About 70 people turned out Thursday evening for a second brainstorming session about possible new uses for the city-owned Harley Clarke mansion in Evanston.

With turnout down by nearly a third from last month’s session, the group was told by organizers to focus on their most financially viable and most inclusive ideas.

But when participants, who’d been asked to gather at tables by broad topic categories — like arts or education — reported out to the full group as the meeting ended, there were few specifics offered about the financial viability of any of the concepts proposed.

Here’s a sampling of what was proposed.

Although the City Council has said that any new use for the mansion has to be financially self-supporting, one group’s top suggestion was that the mansion be turned into a library.

Evanston already has three public library branches and it’s about to get a fourth at the new Robert Crown Community Center. The vast majority of the current library budget comes from a property tax levy.

Another top suggestion was “outdoor family movie screenings” — a summertime service the city already provides at parks around the community that’s funded by taxpayer dollars from the Parks and Recreation budget.

Another table led with a proposal to install sculptures in or around the mansion, hoping to raise funds by selling cocktails to people who showed up for opening receptions.

And yet another group hoped to entice museums in the metro area to set up exhibits at the mansion.

As the meeting ended the organizers of the event — which, while it was held in the Parasol Room at the Civic Center, was not sponsored by the city — promised that they would bring in experts to talk about fundraising options for potential new uses for the mansion when they hold their next meeting on April 4.

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Bill Smith is the editor and publisher of Evanston Now.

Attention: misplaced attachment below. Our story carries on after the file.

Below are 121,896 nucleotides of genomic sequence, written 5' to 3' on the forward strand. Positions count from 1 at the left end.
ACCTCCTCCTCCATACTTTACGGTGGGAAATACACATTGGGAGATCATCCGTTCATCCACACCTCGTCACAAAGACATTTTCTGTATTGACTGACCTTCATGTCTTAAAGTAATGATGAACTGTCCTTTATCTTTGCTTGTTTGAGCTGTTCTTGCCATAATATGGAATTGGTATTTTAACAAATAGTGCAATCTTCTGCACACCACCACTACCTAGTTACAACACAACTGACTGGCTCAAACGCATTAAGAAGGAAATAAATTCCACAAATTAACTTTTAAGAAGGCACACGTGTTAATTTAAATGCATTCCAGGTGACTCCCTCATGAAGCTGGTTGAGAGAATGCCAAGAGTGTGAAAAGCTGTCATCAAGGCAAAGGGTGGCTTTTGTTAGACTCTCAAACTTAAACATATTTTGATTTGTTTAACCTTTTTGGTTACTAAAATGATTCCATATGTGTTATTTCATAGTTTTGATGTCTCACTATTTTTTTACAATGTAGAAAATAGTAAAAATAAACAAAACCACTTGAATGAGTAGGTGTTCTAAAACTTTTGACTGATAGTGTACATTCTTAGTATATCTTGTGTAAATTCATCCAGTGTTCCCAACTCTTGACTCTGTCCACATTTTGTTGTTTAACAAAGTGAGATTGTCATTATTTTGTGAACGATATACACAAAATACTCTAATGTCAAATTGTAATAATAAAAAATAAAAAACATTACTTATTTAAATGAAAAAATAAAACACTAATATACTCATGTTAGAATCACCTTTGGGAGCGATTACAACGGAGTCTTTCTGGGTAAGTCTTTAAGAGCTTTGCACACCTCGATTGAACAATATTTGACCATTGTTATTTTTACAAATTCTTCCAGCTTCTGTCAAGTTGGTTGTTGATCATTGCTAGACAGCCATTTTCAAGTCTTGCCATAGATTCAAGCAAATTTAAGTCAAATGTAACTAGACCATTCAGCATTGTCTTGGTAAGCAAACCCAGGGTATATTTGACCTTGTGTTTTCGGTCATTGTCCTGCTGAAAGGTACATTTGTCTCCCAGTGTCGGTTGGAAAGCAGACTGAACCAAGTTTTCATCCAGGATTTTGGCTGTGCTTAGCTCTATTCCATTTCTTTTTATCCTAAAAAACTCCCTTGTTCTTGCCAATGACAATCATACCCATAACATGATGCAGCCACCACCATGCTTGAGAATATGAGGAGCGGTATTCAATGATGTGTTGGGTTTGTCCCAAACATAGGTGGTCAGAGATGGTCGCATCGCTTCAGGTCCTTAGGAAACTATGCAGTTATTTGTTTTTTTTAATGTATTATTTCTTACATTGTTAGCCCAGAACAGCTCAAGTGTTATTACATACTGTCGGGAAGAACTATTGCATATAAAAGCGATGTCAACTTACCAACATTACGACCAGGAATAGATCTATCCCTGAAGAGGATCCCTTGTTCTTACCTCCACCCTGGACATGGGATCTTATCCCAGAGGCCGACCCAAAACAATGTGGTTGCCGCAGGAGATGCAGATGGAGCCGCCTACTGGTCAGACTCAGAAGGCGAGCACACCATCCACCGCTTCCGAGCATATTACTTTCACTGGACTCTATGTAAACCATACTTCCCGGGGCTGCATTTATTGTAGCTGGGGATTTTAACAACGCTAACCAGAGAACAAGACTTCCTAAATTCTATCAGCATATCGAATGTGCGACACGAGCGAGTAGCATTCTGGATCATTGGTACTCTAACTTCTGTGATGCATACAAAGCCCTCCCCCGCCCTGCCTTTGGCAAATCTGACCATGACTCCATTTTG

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1 Comment

  1. Thoughts on Harley Clarke

    Since there was support on the referendum for Harley Clarke, let the “people” decide what is the “best” use for the mansion with the following stipulations:

    1. A viable idea and plan needs to be determined by the end of 2019.

    1. A minimum amount of money has to be raised within 18 months (from January 1, 2020 – June 30, 2021); the minimum amount of money should be defined as “what necessary funds are required to adequately restore the mansion” with a reserve for future maintenance (old buildings need maintenance)

    2. The idea needs to be fully vetted so it’s financially sustainable – thorough analysis needs to be conducted and assumptions need to be understood and validated and the “people” behind the project have to be accountable

    3. ZERO taxpayer dollars are used today, tomorrow and into the future 

    There are many creative and entrepreneurial people throughout Evanston.

    And if there’s a viable plan it will get funded, again, with PRIVATE money.

    I hope they are successful and wish them well.

    Else, let’s move on – a lot of time and energy is being focused on this issue when there are so many other things that need to be addressed in Evanston.

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